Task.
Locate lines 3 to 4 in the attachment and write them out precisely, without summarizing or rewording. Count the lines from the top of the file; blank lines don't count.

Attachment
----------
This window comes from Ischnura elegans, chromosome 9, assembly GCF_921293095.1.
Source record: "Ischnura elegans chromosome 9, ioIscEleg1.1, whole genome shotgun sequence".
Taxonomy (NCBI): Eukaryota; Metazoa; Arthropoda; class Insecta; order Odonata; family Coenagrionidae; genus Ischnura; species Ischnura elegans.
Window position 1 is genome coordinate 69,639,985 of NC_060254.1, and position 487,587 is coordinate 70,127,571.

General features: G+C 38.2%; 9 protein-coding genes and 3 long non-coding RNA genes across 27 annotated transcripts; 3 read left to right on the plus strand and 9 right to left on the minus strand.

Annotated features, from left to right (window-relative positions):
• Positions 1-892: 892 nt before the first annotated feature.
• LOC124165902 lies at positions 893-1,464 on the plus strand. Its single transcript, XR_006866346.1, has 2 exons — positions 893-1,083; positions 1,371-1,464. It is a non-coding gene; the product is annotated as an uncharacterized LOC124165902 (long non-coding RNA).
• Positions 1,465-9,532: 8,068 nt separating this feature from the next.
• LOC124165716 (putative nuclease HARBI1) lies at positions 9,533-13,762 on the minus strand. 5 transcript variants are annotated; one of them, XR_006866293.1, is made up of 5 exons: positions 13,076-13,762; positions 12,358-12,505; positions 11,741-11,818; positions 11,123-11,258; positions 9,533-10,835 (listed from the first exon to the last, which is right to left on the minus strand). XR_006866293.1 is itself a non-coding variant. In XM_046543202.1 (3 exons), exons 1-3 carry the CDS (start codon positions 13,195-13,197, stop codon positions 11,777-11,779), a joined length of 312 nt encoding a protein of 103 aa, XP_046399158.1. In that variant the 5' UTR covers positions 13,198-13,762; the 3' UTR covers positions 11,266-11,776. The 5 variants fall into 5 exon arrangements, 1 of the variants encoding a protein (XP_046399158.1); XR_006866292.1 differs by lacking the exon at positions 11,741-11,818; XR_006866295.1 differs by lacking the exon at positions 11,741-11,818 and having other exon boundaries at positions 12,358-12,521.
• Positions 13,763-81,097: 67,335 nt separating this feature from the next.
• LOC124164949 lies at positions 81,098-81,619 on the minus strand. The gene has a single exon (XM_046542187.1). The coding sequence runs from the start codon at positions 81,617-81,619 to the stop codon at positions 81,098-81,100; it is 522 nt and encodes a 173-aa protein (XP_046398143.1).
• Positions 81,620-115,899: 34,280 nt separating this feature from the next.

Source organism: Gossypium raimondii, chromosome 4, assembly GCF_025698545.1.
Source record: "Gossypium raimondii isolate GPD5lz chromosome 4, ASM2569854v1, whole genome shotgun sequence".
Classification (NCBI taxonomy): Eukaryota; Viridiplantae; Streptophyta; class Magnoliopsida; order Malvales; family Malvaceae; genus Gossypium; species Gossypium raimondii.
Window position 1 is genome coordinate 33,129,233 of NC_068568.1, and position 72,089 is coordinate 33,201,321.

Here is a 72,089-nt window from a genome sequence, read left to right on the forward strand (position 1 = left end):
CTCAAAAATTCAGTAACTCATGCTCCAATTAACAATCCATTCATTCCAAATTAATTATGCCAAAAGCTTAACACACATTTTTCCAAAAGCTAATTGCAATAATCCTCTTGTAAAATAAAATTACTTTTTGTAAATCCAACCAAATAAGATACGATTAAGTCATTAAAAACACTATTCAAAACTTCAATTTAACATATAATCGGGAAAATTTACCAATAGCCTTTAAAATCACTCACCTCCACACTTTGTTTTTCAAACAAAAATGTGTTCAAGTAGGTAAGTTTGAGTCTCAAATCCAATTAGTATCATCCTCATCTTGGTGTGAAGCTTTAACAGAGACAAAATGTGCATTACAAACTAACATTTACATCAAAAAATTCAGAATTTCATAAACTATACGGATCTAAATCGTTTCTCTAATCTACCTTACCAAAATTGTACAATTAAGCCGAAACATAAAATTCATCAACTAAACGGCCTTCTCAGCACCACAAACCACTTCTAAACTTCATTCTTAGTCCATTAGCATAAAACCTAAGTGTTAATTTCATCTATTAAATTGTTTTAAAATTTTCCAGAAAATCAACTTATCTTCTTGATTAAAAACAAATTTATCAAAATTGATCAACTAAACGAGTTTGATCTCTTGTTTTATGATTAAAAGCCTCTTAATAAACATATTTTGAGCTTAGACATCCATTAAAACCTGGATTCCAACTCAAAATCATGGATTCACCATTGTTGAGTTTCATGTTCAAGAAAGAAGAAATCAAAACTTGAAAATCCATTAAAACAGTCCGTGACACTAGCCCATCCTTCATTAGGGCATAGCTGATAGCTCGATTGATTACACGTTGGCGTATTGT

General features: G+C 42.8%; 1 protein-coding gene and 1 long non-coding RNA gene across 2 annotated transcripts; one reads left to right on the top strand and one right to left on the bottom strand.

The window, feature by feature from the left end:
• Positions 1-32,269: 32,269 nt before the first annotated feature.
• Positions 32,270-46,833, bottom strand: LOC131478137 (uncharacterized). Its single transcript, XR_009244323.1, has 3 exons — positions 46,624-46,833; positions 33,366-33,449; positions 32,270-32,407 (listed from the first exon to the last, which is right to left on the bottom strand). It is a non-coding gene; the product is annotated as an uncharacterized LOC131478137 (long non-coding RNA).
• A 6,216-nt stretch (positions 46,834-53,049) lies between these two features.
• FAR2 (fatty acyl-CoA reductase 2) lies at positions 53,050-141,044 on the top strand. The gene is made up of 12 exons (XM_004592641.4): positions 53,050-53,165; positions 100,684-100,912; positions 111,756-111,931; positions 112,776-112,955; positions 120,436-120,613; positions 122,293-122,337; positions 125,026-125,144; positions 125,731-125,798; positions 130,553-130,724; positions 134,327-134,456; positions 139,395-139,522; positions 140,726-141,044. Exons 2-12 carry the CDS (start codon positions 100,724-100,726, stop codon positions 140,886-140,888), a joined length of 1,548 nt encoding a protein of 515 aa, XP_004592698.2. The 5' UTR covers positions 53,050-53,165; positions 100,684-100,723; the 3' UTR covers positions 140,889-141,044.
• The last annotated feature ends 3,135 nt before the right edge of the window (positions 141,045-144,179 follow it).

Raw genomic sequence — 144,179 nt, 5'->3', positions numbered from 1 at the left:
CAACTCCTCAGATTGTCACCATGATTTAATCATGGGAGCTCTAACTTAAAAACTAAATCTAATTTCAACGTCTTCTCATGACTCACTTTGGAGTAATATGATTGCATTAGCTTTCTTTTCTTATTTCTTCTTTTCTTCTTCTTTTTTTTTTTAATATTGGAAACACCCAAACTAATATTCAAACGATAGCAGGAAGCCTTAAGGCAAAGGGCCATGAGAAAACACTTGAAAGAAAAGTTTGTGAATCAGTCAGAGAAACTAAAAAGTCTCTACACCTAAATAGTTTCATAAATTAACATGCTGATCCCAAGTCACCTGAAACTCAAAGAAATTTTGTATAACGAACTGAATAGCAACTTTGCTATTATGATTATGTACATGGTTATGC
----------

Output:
Taxonomy (NCBI): Eukaryota; Metazoa; Arthropoda; class Insecta; order Odonata; family Coenagrionidae; genus Ischnura; species Ischnura elegans.
Window position 1 is genome coordinate 69,639,985 of NC_060254.1, and position 487,587 is coordinate 70,127,571.